Alberta Becomes Fifth Canadian Province to Adopt IHRA Antisemitism Definition
Alberta last week became the fifth Canadian province to adopt the International Holocaust Remembrance Alliance (IHRA) Working Definition of Antisemitism.
“Remembering the Holocaust is a moral obligation — and antisemitism, like all forms of racism and prejudice, has no place in Alberta,” Alberta Premier Jason Kenney declared. “In endorsing this internationally recognized definition, Alberta is doing its part to make sure we continue to learn from this painful history and promise never to repeat it.”
Nearly 1,000 entities — including more than three dozen countries — worldwide have adopted the IHRA Working Definition of Antisemitism since 2016, according to a study published by the Combat Antisemitism Movement (CAM) and the Center for the Study of Contemporary European Jewry at Tel Aviv University earlier this year.
The non-legally binding definition includes 11 explanatory examples detailing specific discriminatory behaviors targeting Jews and the State of Israel.
Alberta’s move was welcomed by Canada’s Special Envoy on Preserving Holocaust Remembrance and Combating Antisemitism and CAM Advisory Board Member Irwin Cotler, who called the IHRA antisemitism definition the “gold standard for understanding, recognizing, and thereby being better able to effectively combat antisemitism.”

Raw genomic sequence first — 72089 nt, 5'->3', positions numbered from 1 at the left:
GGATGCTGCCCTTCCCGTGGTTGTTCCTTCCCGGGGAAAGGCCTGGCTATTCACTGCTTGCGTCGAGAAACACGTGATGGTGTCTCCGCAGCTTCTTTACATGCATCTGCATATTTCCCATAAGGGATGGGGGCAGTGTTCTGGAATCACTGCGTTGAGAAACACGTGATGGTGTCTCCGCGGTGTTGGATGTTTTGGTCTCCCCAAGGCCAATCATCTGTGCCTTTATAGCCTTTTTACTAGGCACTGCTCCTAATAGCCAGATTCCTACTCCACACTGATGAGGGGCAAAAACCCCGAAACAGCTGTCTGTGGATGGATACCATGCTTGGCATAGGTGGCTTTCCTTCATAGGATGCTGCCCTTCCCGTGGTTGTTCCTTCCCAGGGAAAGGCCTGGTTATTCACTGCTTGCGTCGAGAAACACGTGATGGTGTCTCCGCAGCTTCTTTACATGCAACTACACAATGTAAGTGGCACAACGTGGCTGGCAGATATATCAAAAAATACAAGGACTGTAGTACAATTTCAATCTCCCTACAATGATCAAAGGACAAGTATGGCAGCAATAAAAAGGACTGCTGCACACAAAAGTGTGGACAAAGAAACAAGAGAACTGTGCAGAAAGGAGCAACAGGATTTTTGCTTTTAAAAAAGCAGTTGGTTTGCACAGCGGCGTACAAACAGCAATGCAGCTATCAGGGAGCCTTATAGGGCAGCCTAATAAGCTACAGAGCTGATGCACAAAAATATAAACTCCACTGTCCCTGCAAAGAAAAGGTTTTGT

Delighted that the province of Alberta, under the leadership of Premier Jason Kenney and Minister of Justice and Solicitor General Tyler Shandro, has adopted the IHRA working definition on antisemitism – the most authoritative, comprehensive, and international consensus…
— Irwin Cotler (@IrwinCotler) September 23, 2022
Ontario, British Columbia, Quebec, and New Brunswick are the other Canadian provinces that preceded Alberta in adopting the IHRA antisemitism definition, as did Canada’s federal government.
Michael Mostyn — CEO of B’nai Brith Canada — commented, “We thank the province for working with us over the past year to make this major development happen — its importance cannot be overstated.”
Shimon Koffler Fogel — President and CEO for the Centre for Israel and Jewish Affairs (CIJA) — stated, “The Alberta government’s adoption of the IHRA definition of antisemitism is a clear affirmation of our elected officials’ recognition of the upsurge in hate targeting Jews and the need to counter this rise. Identifying antisemitism is the first step in recognizing its manifestations, which is key to standing against it. Today, Alberta joins governments across the country to say that enough is enough.”
According to new police-reported crime data published by Statistics Canada last month, the number of antisemitic hate crimes in Canada rose 47% in 2021 from the previous year, and Jews remained the country’s most-targeted religious group.
An annual audit conducted by B’nai Brith Canada showed an increase in antisemitic incidents for a sixth consecutive year in Canada in 2021.